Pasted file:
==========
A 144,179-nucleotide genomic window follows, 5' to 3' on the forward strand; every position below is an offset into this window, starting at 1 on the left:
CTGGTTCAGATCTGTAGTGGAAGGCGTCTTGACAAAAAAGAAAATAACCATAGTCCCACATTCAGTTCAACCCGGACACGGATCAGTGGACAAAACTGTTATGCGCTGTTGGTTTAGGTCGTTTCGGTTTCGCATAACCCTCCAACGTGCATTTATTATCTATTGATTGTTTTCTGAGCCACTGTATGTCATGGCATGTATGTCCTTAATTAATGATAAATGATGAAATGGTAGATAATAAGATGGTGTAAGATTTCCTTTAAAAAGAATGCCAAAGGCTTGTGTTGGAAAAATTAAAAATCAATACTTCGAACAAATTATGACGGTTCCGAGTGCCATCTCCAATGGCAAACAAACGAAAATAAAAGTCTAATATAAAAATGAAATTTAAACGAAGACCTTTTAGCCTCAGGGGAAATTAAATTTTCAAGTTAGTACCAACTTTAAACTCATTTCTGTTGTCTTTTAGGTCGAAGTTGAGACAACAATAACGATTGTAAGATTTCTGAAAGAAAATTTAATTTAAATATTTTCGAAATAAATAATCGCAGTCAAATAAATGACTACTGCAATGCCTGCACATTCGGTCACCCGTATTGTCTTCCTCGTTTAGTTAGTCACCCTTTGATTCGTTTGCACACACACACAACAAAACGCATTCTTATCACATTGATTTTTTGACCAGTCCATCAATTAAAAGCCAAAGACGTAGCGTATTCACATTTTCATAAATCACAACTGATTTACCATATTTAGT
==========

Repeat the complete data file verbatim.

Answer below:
A 144,179-nucleotide genomic window follows, 5' to 3' on the forward strand; every position below is an offset into this window, starting at 1 on the left:
CTGGTTCAGATCTGTAGTGGAAGGCGTCTTGACAAAAAAGAAAATAACCATAGTCCCACATTCAGTTCAACCCGGACACGGATCAGTGGACAAAACTGTTATGCGCTGTTGGTTTAGGTCGTTTCGGTTTCGCATAACCCTCCAACGTGCATTTATTATCTATTGATTGTTTTCTGAGCCACTGTATGTCATGGCATGTATGTCCTTAATTAATGATAAATGATGAAATGGTAGATAATAAGATGGTGTAAGATTTCCTTTAAAAAGAATGCCAAAGGCTTGTGTTGGAAAAATTAAAAATCAATACTTCGAACAAATTATGACGGTTCCGAGTGCCATCTCCAATGGCAAACAAACGAAAATAAAAGTCTAATATAAAAATGAAATTTAAACGAAGACCTTTTAGCCTCAGGGGAAATTAAATTTTCAAGTTAGTACCAACTTTAAACTCATTTCTGTTGTCTTTTAGGTCGAAGTTGAGACAACAATAACGATTGTAAGATTTCTGAAAGAAAATTTAATTTAAATATTTTCGAAATAAATAATCGCAGTCAAATAAATGACTACTGCAATGCCTGCACATTCGGTCACCCGTATTGTCTTCCTCGTTTAGTTAGTCACCCTTTGATTCGTTTGCACACACACACAACAAAACGCATTCTTATCACATTGATTTTTTGACCAGTCCATCAATTAAAAGCCAAAGACGTAGCGTATTCACATTTTCATAAATCACAACTGATTTACCATATTTAGT